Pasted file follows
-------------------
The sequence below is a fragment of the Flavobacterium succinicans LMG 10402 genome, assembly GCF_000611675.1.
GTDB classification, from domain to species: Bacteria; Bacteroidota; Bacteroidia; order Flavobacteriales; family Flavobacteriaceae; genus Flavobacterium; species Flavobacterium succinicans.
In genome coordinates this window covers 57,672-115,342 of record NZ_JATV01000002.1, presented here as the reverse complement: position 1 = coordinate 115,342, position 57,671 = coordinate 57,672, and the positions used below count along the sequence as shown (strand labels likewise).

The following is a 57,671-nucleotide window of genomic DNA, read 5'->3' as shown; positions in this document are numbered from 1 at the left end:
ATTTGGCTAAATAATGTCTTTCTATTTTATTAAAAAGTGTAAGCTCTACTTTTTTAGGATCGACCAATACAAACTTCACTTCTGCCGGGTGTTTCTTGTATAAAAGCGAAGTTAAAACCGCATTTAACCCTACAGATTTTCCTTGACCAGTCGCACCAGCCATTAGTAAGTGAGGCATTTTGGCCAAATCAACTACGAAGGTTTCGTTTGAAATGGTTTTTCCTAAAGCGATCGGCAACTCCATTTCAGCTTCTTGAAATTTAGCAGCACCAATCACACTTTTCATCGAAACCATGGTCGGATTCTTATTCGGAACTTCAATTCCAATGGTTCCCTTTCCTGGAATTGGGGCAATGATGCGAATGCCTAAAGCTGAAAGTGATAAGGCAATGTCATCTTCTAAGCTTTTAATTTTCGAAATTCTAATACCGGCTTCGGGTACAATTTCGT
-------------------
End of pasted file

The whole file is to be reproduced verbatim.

The sequence below is a fragment of the Flavobacterium succinicans LMG 10402 genome, assembly GCF_000611675.1.
GTDB classification, from domain to species: Bacteria; Bacteroidota; Bacteroidia; order Flavobacteriales; family Flavobacteriaceae; genus Flavobacterium; species Flavobacterium succinicans.
In genome coordinates this window covers 57,672-115,342 of record NZ_JATV01000002.1, presented here as the reverse complement: position 1 = coordinate 115,342, position 57,671 = coordinate 57,672, and the positions used below count along the sequence as shown (strand labels likewise).

The following is a 57,671-nucleotide window of genomic DNA, read 5'->3' as shown; positions in this document are numbered from 1 at the left end:
ATTTGGCTAAATAATGTCTTTCTATTTTATTAAAAAGTGTAAGCTCTACTTTTTTAGGATCGACCAATACAAACTTCACTTCTGCCGGGTGTTTCTTGTATAAAAGCGAAGTTAAAACCGCATTTAACCCTACAGATTTTCCTTGACCAGTCGCACCAGCCATTAGTAAGTGAGGCATTTTGGCCAAATCAACTACGAAGGTTTCGTTTGAAATGGTTTTTCCTAAAGCGATCGGCAACTCCATTTCAGCTTCTTGAAATTTAGCAGCACCAATCACACTTTTCATCGAAACCATGGTCGGATTCTTATTCGGAACTTCAATTCCAATGGTTCCCTTTCCTGGAATTGGGGCAATGATGCGAATGCCTAAAGCTGAAAGTGATAAGGCAATGTCATCTTCTAAGCTTTTAATTTTCGAAATTCTAATACCGGCTTCGGGTACAATTTCGT